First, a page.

High street fashion retailers rarely commission television branding campaigns, preferring instead to rely on print ads of models posing stylishly in their clothes and getting good press coverage in the right places.
A few fashion chains have splashed out on the box. Gap, which has used television to show its US-created branding campaigns featuring singing, dancing celebrities to underline its place in the world’s “pop culture”, is a peculiarity in the UK.
Marks & Spencer (M&S) had never indulged in cathode-ray extravaganzas until it was knocked off its perch as the king of the UK high street, and some may wonder how much good going on television has done it over the past four years. Uniqlo, the Japanese “no logo” retailer, ran a series of ads when it launched in the UK in 2002, but the chain retrenched after a couple of years and the campaign disappeared. Ten years ago, Bhs ran the “It’s a happening” TV burst, but with unconvincing results.
And now it has emerged that Britain’s most famous clothes retailer, Philip Green, is planning a round of television campaigns for his chains.
Last week, Green hired ad agency Grey to create an autumn television campaign for Dorothy Perkins (MW last week), which will go up against the launch of the new “Your M&S” print campaign, the first under M&S’s new management. There will also be a print campaign for the Limited Collection, which features model Helena Christensen.
It was also reported that Green had recruited HHCL/Red Cell to come up with a Christmas television campaign for Bhs.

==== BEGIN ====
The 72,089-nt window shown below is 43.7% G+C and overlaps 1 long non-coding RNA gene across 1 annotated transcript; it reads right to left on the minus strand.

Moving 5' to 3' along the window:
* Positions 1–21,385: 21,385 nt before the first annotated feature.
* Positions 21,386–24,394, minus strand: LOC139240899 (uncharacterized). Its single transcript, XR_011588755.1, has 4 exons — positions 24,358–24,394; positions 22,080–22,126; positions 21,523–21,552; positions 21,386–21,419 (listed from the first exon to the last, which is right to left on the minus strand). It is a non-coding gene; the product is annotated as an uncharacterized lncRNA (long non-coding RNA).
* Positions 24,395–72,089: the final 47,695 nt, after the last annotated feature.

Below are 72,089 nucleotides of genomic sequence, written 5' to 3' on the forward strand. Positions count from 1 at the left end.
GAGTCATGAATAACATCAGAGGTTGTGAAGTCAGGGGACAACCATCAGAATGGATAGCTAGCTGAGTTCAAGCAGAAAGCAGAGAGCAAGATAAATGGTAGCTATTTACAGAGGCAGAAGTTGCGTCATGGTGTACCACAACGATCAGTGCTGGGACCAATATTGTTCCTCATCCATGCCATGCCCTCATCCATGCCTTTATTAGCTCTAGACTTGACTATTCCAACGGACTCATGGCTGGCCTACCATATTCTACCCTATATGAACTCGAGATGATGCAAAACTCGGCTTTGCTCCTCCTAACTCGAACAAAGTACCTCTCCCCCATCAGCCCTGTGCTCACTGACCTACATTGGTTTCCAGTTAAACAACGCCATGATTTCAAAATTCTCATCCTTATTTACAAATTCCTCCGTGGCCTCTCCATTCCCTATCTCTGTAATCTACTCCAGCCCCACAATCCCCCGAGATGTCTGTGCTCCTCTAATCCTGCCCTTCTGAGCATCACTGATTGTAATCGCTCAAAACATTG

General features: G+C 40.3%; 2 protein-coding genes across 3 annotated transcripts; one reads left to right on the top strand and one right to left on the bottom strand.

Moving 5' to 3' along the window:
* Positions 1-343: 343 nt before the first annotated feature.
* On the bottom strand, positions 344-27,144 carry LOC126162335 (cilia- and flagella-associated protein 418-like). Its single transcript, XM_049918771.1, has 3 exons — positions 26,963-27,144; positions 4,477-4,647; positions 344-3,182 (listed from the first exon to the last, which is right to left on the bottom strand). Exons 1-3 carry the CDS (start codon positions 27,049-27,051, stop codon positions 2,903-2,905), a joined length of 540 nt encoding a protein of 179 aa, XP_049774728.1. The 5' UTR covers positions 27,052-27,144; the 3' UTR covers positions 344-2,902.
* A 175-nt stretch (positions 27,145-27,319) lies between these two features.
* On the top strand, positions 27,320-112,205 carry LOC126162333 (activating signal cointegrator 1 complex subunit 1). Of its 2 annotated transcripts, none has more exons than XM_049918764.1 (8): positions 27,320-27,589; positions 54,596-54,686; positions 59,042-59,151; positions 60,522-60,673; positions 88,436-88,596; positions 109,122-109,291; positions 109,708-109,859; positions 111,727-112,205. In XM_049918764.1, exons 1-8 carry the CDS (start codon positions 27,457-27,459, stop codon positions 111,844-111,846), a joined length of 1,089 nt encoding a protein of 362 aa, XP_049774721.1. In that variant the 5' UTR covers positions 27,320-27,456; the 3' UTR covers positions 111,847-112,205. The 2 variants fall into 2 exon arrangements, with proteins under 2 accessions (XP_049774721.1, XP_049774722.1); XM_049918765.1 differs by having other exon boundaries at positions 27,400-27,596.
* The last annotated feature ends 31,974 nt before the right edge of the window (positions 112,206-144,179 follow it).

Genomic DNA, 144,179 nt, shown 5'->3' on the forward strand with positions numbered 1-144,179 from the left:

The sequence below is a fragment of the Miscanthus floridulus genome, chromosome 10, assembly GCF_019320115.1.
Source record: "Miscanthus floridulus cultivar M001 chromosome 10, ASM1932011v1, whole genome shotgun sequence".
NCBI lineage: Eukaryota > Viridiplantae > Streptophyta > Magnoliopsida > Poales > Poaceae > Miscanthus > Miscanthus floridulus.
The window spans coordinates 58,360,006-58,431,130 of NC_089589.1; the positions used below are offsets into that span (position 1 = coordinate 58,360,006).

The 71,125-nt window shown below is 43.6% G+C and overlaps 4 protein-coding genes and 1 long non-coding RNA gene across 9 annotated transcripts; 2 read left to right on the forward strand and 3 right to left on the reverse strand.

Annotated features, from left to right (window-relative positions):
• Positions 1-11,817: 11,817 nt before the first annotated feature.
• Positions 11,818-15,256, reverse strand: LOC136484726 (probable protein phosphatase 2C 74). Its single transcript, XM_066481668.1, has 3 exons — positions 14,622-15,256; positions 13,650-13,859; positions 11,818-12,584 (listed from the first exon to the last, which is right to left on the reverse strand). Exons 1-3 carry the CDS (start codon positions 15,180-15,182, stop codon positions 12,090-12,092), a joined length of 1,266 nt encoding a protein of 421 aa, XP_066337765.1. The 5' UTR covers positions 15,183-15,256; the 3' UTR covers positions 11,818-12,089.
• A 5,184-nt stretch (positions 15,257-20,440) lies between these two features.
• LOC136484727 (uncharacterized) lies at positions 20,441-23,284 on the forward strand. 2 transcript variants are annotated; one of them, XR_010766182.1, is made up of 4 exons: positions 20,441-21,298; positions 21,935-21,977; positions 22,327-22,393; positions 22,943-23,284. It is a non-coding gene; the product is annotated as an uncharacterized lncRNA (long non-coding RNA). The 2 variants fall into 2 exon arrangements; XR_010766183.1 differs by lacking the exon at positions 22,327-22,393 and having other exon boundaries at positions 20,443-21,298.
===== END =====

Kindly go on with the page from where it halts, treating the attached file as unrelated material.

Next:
Green is something of a novice in the world of television advertising, having previously eschewed this method of trying to woo customers. Famed for his retailing abilities, livening up fading chains and keeping a tight rein on costs, the idea of Green as an advertising agency sugar daddy is a strange one. It has set people wondering about his aims. “Looking at it cynically, I would see a big lump of Philip Green’s ego in this,” says one advertising observer.
When he withdrew his &£9bn takeover bid for M&S last month, Green pledged to wage war on the retailer. His Arcadia group – which includes Burton, Dorothy Perkins, Evans and Top Shop as well as department store chain Bhs – would fight M&S in every shopping centre in the country and “trade their socks off”, he promised. This is not expected to be a price war, but a battle over quality, style and value. While M&S had a 13.5 per cent share of the womenswear market for 2003, Arcadia Group had 10.4 per cent, and Bhs had 2.7 per cent (Verdict Research).
Preparing for battle
It was assumed that TV advertising would be part of the armoury, but Green tells Marketing Week that his decision to hire the agencies is unrelated to his recent comments on M&S: “It is not related to anything. We have got good merchandise and Bhs has been on the high street for 85 years.”